St Thomas More Church added to ‘at risk’ list

St Thomas More Church in Sheldon

St Thomas More Church in Sheldon

The Roman Catholic Church of St Thomas More in Sheldon is one of two historic churches that have been added to a list of heritage sites at risk in Birmingham.

St Thomas More has been joined by the Church of St George in Edgbaston, which dates back to 1836, on the Heritage At Risk Register published by Government heritage agency Historic England.

St Thomas More is suffering from “slow decay” but has a brighter future after securing a Heritage Lottery Fund Repair Grant.

The Church of St George was added to the list because some of its stonework “is in very poor condition” and “in need of urgent repairs”.

The pair join dozens of historic buildings in the West Midlands – including the Grade II*-listed Roundhouse in Birmingham – on the list.

However, it was better news for the brown bear pit at Dudley Zoo, which was built in the 1930s, as it was taken off the annual register.

St Thomas More on Horse Shoes Lane was given a Grade II listing by Historic England.

Built between 1968 and 1969 it was described as “a good example of a modern Roman Catholic church by Richard Gilbert Scott, of the nationally important architectural dynasty, displaying innovative and high quality design and architectural detailing”.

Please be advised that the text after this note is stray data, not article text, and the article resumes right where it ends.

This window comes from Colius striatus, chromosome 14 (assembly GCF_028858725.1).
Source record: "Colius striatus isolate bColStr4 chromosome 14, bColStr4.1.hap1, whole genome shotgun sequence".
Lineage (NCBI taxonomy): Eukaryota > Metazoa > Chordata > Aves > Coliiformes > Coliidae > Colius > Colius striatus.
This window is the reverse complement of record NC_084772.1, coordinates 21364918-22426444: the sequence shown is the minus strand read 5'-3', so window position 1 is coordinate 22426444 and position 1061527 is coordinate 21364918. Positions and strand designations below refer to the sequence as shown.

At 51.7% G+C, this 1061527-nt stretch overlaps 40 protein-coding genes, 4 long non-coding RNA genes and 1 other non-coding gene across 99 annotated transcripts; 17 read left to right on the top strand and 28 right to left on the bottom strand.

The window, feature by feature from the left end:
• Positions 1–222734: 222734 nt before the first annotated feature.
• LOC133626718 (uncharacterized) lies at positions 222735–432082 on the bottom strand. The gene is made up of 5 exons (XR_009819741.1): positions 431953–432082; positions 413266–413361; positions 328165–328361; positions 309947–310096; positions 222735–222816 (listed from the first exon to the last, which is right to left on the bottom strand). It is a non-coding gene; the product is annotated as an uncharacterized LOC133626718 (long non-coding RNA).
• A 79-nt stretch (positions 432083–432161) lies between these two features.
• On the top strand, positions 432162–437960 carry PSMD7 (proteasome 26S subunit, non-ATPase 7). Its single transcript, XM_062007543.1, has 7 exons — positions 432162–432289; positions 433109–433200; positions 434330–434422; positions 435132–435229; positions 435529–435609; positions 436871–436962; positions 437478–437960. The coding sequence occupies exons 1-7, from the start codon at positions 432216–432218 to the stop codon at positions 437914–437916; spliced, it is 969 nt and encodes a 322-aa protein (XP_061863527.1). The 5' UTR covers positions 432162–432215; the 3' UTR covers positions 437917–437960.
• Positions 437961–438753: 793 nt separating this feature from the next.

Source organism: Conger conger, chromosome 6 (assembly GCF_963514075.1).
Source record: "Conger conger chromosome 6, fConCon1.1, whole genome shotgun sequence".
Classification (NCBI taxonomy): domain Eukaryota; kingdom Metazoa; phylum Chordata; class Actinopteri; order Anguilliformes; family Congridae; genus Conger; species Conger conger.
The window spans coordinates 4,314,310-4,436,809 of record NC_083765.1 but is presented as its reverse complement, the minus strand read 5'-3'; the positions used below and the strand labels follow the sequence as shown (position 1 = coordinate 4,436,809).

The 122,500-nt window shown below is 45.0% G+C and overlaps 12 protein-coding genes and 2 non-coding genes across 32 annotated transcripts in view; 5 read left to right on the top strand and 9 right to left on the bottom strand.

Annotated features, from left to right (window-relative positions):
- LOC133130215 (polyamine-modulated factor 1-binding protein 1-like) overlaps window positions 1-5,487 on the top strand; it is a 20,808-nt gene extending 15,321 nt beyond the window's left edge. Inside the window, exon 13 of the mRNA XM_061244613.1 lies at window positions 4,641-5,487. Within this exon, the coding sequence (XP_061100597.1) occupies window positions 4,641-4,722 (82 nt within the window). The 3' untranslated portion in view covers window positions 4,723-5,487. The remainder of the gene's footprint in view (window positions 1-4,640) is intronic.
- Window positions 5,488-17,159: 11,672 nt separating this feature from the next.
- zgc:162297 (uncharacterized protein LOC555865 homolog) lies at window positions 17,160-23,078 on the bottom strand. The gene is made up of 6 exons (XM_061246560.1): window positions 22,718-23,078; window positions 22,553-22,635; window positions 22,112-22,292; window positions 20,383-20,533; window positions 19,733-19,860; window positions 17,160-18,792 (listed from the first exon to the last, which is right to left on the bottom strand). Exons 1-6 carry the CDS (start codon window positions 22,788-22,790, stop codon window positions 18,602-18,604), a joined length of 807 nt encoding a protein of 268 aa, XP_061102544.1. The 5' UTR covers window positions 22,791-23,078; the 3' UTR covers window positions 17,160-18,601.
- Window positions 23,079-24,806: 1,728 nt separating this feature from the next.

Historic England added: “It has an interesting plan and its fixtures, fittings and embellishments are of good quality both in terms of their design and materials, with the impressive stained glass windows by John Chrestien giving the building considerable artistic interest.“The building, including its internal fixtures, fittings and embellishments,

has survived remarkably intact.

“It is a good example of a post-war Roman Catholic church situated in an area which historically had a relatively large community of Irish immigrants, which grew in the 1950s and 60s, and where design and plan form express the liturgical developments in the Roman Catholic Church that took place after the Second Vatican Council held in 1962-5.”

In all, 14 buildings or structures have been removed from the 2014 West Midlands register and seven have been added.

Dr Sarah Lewis, Heritage at Risk principal for Historic England in the West Midlands, said: “This year’s register gives us the most complete sense of the state of our region’s heritage yet. It shows that we are making progress, but also that the challenge is still significant.

“We are committed to working with local authorities, civic societies and everyone who is passionate about and values our heritage across England. The very things that help make our region so special, are the things most at risk.“If they’re lost, then a sense of what makes the West Midlands special is lost too. Together we can safeguard our most precious places and buildings for future generations.”